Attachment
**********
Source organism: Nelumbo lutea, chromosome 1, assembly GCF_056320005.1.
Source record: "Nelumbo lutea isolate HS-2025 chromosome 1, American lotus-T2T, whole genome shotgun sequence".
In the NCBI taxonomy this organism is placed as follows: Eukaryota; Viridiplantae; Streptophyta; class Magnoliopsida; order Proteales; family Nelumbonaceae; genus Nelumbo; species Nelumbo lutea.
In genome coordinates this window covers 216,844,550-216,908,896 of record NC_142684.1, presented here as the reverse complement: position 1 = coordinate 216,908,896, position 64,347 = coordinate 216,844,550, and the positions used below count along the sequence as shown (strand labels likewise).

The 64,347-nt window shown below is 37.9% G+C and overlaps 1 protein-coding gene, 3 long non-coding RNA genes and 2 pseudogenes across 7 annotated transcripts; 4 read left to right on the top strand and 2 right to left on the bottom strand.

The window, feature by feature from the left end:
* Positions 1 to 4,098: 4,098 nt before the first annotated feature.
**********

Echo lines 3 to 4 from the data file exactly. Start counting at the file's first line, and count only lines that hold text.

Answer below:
In the NCBI taxonomy this organism is placed as follows: Eukaryota; Viridiplantae; Streptophyta; class Magnoliopsida; order Proteales; family Nelumbonaceae; genus Nelumbo; species Nelumbo lutea.
In genome coordinates this window covers 216,844,550-216,908,896 of record NC_142684.1, presented here as the reverse complement: position 1 = coordinate 216,908,896, position 64,347 = coordinate 216,844,550, and the positions used below count along the sequence as shown (strand labels likewise).